8th millennium BCE in North American history

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9th millennium BCE - 8th millennium BCE - 7th millennium BCE

The 8th millennium BCE in North American history provides a timeline of events occurring within the North American continent from 8000 BCE through 7001 BCE in the Gregorian calendar. Although this timeline segment may include some European or other world events that profoundly influenced later American life, it focuses on developments within Native American communities. The archaeological records supplements indigenous recorded and oral history.

Because of the inaccuracies inherent in radiocarbon dating and in interpreting other elements of the archaeological record, most dates in this timeline represent approximations that may vary a century or more from source to source. The assumptions implicit in archaeological dating methods also may yield a general bias in the dating in this timeline.

  • 8000 BCE: The last glacial ends, causing sea levels to rise and flood the Beringia land bridge, closing the primary migration route from Siberia.
Drawing of a mastodon skeleton by Rembrandt Peale
  • 8000 BCE: Sufficient rain falls on the American Southwest to support many large mammal species, such as mammoth, mastodon, and a bison species-—that soon go extinct.
  • 8000 BCE: Native Americans leave documented traces of their presence in every habitable corner of the New World, including the American Northeast, the Pacific Northwest, and a cave on Prince of Wales Island in the Alexander archipelago of southeast Alaska, possibly following these game animals.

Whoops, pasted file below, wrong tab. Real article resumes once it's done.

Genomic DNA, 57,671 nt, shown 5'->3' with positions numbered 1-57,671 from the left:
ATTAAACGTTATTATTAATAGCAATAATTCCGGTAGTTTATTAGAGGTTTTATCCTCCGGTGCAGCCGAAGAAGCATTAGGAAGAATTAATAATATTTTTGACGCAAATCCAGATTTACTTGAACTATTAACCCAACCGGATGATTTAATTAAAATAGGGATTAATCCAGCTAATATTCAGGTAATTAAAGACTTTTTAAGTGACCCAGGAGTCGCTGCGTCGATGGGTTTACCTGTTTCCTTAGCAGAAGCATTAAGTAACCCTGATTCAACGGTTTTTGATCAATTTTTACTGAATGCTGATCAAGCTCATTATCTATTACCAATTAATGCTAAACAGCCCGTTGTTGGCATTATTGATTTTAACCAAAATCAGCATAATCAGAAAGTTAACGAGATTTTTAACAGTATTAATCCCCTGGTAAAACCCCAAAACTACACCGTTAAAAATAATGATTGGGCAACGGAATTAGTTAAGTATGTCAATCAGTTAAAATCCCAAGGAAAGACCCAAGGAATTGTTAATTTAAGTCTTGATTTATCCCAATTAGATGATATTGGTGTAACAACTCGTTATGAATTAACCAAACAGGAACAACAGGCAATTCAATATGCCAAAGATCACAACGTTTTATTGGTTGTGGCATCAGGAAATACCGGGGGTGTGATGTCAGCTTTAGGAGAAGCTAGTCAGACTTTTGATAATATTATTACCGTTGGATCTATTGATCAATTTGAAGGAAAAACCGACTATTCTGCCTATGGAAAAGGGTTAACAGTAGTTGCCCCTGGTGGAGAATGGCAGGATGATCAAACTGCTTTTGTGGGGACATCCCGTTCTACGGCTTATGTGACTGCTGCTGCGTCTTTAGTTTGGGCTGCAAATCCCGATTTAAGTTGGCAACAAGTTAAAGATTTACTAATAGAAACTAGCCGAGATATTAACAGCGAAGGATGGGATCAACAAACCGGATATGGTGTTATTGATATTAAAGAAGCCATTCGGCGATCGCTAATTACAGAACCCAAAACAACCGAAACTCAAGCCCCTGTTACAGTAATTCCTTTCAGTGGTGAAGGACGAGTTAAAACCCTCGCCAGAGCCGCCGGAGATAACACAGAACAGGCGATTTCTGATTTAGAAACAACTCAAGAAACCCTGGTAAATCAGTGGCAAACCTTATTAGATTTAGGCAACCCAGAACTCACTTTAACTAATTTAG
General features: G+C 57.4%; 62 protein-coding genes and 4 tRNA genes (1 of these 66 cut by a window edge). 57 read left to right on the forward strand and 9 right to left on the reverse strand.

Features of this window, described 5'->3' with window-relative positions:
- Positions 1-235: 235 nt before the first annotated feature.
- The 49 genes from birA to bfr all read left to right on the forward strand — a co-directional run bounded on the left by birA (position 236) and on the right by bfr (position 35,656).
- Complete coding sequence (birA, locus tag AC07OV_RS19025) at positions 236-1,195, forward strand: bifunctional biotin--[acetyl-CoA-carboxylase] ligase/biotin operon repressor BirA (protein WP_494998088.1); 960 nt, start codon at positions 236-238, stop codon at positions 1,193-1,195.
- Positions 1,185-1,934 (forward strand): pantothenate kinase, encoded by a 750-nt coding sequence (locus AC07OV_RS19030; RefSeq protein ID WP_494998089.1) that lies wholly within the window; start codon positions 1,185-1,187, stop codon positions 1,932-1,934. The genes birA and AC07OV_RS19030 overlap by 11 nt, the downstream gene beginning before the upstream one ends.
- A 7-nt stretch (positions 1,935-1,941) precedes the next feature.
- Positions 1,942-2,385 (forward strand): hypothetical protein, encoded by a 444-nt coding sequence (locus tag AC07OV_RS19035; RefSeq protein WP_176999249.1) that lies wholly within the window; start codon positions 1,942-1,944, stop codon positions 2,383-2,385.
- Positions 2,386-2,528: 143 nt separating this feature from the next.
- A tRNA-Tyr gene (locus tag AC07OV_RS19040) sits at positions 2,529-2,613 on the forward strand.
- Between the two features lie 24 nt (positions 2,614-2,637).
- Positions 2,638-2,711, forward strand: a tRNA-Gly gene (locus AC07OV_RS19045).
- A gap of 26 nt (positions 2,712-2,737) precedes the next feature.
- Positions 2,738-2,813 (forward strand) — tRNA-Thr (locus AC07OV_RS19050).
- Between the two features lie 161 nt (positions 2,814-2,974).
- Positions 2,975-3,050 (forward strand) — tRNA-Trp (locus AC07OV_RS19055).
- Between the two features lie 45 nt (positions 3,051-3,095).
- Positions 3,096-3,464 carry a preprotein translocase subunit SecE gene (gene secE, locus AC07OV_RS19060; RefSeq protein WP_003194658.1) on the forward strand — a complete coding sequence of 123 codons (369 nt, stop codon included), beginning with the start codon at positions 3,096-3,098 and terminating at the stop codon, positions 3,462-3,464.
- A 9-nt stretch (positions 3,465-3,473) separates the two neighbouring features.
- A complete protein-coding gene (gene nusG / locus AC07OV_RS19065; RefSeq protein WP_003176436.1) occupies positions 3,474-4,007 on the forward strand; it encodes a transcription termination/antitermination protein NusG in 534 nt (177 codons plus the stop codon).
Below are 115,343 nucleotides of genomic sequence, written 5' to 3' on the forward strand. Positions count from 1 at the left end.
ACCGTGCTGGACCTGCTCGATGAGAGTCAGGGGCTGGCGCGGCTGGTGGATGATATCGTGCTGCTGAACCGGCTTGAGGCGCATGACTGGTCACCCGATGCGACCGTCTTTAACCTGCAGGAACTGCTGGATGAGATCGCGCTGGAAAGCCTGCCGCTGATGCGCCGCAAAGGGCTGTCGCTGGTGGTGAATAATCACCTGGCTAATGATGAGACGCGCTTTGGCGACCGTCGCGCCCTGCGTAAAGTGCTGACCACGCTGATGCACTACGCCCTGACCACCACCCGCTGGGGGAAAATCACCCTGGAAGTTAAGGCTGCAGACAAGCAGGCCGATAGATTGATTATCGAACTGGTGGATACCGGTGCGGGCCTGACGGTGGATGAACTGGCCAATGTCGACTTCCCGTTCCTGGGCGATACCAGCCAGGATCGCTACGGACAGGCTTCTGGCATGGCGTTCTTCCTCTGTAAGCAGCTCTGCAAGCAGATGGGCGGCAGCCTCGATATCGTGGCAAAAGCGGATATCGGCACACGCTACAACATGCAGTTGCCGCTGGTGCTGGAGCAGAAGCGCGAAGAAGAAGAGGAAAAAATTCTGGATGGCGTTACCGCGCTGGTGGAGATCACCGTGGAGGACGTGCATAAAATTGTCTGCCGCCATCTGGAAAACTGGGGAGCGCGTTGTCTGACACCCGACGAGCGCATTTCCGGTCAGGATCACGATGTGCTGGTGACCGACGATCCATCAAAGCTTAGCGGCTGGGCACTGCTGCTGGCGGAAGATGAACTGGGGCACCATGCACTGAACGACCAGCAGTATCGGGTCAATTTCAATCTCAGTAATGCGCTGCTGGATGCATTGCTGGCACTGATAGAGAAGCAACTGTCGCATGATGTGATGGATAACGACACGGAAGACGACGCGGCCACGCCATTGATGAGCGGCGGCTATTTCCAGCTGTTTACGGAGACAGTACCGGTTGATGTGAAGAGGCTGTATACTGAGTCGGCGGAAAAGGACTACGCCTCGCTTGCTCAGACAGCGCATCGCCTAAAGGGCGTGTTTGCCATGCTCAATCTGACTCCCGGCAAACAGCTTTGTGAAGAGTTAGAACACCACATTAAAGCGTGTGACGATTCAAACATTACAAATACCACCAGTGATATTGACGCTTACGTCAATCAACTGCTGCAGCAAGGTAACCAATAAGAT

• 8000 BCE: Hunters in southwest Europe and the American Southwest both use the atlatl.
  • 7500 BCE: Early basketry originates in America.
  • 7560—7370: Kennewick Man dies along the shore of the Columbia River in Washington State, leaving one of the most complete early Native American skeletons.[1]
  • 7001 BCE: Northeastern peoples depend increasingly on deer, nuts, and wild grains as the climate warms.
  • 7001 BCE: Native Americans in Lahontan Basin, Nevada mummify their dead to give them honor and respect, evidencing deep concern about their treatment and condition.

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